Molly and Cameron are in love. Molly and Cameron are getting married. Molly and Cameron are planning their wedding. Molly and Cameron… are a ticking time bomb of napkins, flowers and racist in-laws.
“I’m originally from Ohio, and I moved out to LA to work in the TV and film industry. For a couple years after moving here, I was producing reality television and 99-seat LA theatre. All the while I was working as an actor in the theatre, writing, doing short films, doing plays. I was trying to make art and figure out where my niche in the city and the business was. I’m lucky enough to have a strong group of people I work with that I’ve known from college or met through my work here. We weren’t planning on doing a piece, but then an idea kinda found me out of the blue. So I called up the crew.”
—Andrew Crabtree (Writer/Director)
How’d the idea find you?
I was having a conversation with two filmmaker friends who are engaged. They were talking to me about the planning process for the wedding. Watching them talk about it, their energy was so unique to me, so exciting and complicated. The hurdles they had to get over and how they had to get over them together was interesting to me. So I thought it would fit with my storytelling style.
It seems the true test of a marriage aren’t the years after the ceremony but the year of planning that leads up to it. Why do you think something that’s supposed to be the happiest night of your life is such a brutal undertaking?
I think that’s why it’s such a brutal undertaking—because it’s supposed to be one of the best nights of your life. As soon as you put that kind of pressure on it, it’s going to boil over at some point. That pressure is really hard, and trying to please yourself, your partner, and then your entire family? It’s a daunting task.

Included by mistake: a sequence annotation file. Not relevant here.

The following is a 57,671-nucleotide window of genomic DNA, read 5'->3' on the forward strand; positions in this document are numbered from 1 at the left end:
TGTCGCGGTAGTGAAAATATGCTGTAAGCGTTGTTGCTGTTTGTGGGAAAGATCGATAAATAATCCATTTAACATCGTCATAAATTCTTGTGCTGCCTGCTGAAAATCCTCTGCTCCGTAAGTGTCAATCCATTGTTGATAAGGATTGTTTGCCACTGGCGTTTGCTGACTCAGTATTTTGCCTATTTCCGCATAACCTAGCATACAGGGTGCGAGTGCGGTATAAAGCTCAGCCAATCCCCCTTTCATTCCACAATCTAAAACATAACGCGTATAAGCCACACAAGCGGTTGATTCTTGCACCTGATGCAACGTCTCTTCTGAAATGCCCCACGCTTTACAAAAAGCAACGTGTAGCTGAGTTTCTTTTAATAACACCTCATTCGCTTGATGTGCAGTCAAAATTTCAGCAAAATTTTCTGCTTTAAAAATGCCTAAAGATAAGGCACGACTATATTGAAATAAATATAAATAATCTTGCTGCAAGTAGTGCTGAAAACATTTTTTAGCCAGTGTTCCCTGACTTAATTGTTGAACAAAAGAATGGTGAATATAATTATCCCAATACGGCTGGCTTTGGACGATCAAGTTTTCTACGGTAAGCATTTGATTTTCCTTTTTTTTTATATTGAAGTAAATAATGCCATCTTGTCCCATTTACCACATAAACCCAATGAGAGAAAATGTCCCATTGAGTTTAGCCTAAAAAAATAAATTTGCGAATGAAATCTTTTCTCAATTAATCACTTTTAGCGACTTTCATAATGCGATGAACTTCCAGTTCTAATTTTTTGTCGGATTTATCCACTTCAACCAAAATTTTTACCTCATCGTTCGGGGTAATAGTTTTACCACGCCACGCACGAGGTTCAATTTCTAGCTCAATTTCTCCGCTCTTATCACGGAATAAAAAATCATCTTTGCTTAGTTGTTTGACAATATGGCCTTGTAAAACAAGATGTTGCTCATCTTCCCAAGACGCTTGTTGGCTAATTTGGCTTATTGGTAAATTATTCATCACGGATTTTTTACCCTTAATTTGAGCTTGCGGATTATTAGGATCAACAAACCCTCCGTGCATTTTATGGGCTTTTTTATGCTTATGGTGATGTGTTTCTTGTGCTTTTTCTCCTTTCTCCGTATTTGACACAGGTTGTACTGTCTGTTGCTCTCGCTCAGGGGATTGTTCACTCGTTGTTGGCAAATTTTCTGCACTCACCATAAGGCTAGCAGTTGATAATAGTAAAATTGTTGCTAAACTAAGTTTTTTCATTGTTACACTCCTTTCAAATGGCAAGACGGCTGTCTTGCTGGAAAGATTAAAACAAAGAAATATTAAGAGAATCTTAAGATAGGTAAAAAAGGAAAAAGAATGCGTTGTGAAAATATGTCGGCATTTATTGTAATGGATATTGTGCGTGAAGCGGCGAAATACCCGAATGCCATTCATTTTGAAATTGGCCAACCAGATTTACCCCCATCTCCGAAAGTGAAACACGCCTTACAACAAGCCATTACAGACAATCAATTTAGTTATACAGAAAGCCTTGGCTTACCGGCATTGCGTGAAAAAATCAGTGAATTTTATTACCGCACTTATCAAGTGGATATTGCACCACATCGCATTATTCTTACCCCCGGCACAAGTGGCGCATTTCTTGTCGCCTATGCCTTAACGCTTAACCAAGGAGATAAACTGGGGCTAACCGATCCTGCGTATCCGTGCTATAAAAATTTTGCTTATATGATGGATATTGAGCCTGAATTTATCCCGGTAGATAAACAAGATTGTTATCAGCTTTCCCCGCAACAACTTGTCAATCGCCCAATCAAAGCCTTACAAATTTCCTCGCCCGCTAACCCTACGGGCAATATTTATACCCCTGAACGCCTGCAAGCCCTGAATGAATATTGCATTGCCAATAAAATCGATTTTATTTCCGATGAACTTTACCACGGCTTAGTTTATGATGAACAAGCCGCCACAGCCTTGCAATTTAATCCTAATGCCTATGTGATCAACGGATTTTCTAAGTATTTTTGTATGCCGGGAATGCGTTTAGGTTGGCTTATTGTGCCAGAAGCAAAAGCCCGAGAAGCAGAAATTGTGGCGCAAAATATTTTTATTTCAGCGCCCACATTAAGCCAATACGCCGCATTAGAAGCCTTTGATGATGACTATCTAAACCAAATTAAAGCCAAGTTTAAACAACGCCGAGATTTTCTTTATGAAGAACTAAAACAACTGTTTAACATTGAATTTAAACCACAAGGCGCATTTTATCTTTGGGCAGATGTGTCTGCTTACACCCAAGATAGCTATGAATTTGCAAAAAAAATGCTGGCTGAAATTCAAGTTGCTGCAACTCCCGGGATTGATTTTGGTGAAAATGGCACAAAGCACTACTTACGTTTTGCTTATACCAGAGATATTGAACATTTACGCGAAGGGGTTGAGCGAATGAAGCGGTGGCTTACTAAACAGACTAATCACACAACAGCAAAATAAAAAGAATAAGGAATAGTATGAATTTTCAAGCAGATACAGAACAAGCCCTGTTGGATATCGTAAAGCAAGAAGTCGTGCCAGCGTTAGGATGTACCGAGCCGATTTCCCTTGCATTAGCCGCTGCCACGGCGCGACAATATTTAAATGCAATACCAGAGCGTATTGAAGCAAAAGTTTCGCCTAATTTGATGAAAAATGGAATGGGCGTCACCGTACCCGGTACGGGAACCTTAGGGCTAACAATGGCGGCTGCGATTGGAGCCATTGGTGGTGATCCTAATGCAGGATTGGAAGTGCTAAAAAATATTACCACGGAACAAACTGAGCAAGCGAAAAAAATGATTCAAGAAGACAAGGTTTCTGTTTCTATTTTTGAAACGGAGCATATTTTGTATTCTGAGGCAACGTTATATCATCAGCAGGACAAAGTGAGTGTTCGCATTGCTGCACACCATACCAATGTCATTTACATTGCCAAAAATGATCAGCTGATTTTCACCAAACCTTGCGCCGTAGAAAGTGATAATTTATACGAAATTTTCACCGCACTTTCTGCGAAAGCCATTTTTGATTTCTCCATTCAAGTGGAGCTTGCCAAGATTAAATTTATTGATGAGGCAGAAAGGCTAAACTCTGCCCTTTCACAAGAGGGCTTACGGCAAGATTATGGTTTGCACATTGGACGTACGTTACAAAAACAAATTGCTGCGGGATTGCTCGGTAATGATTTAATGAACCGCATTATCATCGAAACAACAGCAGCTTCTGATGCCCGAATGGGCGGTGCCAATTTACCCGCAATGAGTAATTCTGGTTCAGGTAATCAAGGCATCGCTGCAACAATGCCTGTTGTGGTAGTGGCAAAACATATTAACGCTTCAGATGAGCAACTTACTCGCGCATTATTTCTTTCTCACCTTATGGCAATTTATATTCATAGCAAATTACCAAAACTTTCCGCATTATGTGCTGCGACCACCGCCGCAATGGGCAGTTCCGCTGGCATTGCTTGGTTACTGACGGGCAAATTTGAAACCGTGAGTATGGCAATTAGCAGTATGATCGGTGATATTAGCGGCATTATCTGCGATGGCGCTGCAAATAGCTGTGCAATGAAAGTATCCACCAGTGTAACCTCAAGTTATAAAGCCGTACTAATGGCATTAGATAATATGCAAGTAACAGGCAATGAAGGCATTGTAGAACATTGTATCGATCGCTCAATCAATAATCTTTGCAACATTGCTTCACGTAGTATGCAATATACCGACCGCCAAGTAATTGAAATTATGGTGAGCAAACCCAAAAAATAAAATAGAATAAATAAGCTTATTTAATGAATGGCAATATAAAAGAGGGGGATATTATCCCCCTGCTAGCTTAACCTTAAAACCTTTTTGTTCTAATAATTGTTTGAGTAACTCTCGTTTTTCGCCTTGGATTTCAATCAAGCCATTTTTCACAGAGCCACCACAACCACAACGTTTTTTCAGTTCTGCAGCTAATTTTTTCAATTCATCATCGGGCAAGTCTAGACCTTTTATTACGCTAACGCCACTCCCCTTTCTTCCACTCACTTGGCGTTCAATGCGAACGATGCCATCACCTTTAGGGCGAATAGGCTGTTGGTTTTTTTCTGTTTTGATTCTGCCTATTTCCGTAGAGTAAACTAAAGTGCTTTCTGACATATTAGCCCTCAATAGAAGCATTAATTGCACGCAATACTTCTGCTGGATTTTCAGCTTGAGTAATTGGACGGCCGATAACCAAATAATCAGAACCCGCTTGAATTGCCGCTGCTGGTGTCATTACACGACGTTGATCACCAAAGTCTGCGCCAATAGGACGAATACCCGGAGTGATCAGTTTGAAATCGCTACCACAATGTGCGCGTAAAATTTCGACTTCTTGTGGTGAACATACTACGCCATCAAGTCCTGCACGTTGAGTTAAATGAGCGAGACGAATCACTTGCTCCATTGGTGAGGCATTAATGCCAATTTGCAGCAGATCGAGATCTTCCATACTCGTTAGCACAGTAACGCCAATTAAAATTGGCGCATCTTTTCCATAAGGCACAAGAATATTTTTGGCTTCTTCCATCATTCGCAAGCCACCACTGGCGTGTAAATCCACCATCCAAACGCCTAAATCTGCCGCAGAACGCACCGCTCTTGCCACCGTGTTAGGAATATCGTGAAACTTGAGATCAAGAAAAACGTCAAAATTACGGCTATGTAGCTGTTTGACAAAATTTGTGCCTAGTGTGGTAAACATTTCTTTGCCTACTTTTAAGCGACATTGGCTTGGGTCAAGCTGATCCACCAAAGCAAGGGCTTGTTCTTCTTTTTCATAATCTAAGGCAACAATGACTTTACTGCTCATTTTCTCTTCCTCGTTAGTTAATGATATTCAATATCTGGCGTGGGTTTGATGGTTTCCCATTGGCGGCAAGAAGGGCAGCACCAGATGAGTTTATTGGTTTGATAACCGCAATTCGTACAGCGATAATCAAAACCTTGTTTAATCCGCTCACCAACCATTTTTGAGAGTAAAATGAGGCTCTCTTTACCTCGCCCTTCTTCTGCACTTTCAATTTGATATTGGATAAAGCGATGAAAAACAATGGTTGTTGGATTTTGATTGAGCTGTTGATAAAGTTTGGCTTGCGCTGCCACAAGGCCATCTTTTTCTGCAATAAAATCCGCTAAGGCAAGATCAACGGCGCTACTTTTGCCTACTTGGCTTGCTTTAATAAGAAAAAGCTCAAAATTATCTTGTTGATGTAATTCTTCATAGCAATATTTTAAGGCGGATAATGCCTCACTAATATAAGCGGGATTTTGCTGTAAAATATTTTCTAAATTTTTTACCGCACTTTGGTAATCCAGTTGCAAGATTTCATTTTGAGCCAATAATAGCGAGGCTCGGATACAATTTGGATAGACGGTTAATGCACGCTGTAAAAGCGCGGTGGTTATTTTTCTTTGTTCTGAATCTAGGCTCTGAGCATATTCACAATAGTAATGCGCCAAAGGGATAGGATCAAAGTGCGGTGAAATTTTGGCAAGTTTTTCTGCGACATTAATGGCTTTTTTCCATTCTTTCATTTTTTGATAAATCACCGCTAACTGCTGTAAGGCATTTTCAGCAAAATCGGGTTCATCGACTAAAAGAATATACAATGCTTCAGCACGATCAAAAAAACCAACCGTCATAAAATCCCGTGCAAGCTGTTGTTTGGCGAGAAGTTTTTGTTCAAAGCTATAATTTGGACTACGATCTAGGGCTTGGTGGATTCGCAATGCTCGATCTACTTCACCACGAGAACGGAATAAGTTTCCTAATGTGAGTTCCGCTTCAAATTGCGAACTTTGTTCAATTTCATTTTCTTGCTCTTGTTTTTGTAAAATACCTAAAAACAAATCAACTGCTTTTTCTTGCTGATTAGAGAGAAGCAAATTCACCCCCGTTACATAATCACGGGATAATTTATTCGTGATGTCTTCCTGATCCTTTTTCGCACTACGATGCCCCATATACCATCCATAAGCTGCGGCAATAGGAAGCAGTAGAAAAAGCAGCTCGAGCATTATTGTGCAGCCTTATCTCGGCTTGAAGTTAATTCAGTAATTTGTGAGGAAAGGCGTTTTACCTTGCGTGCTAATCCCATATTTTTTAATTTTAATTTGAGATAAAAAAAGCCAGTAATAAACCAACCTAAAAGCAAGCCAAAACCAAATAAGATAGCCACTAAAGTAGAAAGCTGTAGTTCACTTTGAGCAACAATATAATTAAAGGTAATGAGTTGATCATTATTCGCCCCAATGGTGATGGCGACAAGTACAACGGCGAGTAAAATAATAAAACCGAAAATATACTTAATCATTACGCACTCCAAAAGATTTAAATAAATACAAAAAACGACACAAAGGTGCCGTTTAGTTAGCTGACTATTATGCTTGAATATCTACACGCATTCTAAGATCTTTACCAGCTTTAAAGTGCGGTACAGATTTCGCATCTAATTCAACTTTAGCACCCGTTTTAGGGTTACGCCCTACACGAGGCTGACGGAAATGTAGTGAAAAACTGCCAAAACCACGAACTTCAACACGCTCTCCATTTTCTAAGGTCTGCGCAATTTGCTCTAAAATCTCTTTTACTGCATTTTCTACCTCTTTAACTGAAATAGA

What was your filmmaking process?
I like to film in a very specific way. Emma Fassler is actually my girlfriend, so we’ve worked very closely on other projects, including our film Carrie: The Artist, which was in last year’s NBFF. For that project, Emma and I rehearsed it for hours—no cameras—just rehearsed the pants off of it. That’s what we did again with Planning Ahead. I got together with Emma and [actor] Phil Daddario a couple different nights leading up to the shoot and rehearsed it until we felt it in our bones. It felt real, the people felt real, the conflict felt real. So we didn’t have to toy with anything on shoot day. We just got to play. The whole thing was shot in one day at my house. We used two cameras and just rolled them and said “Go.” The actors already had it to run with it. Beginning to end—all the kitchen stuff, all the interviews—we did the whole thing in about eight hours.
I’ve asked each filmmaker about their obstacles, but it sounds like you had everything pretty figured out.
You’ve got to write for it. It’s hard, because you don’t want to inhibit yourself as a writer to only write the things that are free. But you don’t want to write yourself into a corner where you can’t create the thing you want to the level that you need. For all of the films I’ve made, I’ve pretty much had no money. That’s just the background that I have. So it matches my style, I think. I like to work in a very raw, sincere style with people being humans, running into conflicts with each other, then finding their way out and learning from it. You don’t need flashy, expensive stuff for that. You just need people in a room with something important to figure out.
Can you tell me about the decision to film it in a mockumentary style?
For me, the simple human interaction between two people is what I can best understand. As a director, it’s what I can best portray on camera. How my brain works is to just keep things simple and let humans be around each other, conflict, and maybe tell some jokes along the way because life’s funny. Some people are really good at telling their story with visual effects and graphics and crazy action scenes. I love those movies, but my brain doesn’t work that way. So the mockumentary style is something I find my writing gravitating towards, and it lends itself very well to a budget-free environment.
A dolly shot would have changed the whole feel.
It completely would have. As a director, it’s more important to me for the actors to play together and experience the scenes together, and I try to interfere as little as possible. So we didn’t have any designed shots. There were just the two cameras capturing what happened. Like I said, some people are great with dollys and rigs and fancier, cleaner, crisper shooting styles. And that’s awesome. But I find my work is best when humans are in control.